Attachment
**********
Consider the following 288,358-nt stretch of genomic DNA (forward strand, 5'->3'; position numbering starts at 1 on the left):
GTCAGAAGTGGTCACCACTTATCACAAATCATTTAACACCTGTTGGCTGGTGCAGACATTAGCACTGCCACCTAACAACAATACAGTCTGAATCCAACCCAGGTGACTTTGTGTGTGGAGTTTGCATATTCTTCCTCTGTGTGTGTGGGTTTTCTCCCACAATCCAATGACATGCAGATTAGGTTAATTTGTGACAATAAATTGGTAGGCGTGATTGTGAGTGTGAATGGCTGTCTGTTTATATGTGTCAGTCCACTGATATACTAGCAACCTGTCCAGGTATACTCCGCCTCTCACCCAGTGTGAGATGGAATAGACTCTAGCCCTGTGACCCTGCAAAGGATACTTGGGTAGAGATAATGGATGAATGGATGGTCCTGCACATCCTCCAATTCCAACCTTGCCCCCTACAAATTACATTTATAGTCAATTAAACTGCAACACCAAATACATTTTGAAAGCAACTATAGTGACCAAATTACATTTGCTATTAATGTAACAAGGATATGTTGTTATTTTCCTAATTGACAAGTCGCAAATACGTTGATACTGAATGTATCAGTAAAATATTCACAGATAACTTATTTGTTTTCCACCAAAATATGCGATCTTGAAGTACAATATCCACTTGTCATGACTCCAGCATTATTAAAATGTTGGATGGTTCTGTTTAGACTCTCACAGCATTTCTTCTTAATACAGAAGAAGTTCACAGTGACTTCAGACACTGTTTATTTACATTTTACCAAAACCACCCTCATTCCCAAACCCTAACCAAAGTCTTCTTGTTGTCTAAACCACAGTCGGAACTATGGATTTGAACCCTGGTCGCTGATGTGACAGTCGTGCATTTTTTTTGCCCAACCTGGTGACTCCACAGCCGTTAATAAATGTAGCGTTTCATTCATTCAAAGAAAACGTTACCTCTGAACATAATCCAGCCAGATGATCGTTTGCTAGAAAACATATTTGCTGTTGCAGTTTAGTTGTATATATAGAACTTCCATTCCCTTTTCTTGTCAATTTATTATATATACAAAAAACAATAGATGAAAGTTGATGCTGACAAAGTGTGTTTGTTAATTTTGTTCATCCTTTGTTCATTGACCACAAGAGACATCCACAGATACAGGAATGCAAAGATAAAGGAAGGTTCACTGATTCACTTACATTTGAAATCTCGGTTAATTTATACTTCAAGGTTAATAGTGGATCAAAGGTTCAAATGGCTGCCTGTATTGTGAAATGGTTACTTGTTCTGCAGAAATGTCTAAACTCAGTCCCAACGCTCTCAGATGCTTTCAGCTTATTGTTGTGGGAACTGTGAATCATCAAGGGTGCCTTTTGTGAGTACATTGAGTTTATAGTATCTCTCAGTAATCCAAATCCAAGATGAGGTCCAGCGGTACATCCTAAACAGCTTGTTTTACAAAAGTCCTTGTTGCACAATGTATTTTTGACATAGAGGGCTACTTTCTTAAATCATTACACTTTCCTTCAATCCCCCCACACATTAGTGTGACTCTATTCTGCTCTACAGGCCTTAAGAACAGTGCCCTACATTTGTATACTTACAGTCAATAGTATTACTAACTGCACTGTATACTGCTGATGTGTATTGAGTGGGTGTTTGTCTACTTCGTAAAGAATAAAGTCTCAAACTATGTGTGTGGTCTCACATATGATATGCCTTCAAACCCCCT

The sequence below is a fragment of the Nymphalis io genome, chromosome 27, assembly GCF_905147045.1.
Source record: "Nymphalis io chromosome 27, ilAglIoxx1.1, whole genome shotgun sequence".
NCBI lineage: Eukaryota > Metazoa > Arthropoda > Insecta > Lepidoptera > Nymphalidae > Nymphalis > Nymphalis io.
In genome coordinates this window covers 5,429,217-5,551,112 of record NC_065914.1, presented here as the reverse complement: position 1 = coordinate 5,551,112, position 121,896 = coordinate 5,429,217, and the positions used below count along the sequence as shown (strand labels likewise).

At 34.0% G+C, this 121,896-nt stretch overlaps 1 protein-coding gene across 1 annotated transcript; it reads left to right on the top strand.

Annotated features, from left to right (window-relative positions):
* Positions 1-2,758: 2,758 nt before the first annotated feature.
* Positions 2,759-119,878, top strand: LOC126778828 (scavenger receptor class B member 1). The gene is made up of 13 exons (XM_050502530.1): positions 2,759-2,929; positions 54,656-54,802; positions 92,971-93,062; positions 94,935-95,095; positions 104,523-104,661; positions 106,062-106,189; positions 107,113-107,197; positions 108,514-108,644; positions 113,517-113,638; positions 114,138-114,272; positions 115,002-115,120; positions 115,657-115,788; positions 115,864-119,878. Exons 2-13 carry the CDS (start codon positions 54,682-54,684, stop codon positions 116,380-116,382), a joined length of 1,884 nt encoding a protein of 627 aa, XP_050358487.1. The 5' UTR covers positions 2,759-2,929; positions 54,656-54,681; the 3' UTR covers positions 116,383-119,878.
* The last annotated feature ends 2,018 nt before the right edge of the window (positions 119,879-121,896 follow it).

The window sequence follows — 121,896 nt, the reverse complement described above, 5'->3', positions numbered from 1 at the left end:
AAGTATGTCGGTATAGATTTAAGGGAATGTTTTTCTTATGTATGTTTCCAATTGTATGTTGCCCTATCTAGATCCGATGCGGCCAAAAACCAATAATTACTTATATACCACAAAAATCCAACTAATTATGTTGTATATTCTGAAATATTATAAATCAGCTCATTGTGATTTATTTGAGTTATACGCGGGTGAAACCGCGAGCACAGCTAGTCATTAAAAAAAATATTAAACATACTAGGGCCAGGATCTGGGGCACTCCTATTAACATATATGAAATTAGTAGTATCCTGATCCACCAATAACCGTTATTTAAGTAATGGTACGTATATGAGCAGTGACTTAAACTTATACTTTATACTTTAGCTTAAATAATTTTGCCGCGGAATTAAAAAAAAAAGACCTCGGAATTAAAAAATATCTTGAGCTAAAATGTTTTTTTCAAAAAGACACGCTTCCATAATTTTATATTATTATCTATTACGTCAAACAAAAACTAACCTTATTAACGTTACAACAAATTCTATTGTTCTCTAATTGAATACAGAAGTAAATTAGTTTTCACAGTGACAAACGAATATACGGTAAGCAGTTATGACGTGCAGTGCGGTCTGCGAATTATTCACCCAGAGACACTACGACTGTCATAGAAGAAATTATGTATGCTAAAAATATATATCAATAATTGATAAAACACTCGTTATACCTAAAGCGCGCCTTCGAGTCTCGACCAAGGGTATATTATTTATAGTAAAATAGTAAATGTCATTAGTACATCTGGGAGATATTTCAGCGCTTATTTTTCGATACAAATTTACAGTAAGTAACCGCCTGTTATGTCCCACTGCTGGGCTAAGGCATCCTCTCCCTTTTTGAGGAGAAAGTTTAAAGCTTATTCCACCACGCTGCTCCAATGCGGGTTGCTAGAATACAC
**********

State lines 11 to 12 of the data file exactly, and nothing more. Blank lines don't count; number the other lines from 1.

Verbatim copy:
* The last annotated feature ends 2,018 nt before the right edge of the window (positions 119,879-121,896 follow it).

The window sequence follows — 121,896 nt, the reverse complement described above, 5'->3', positions numbered from 1 at the left end: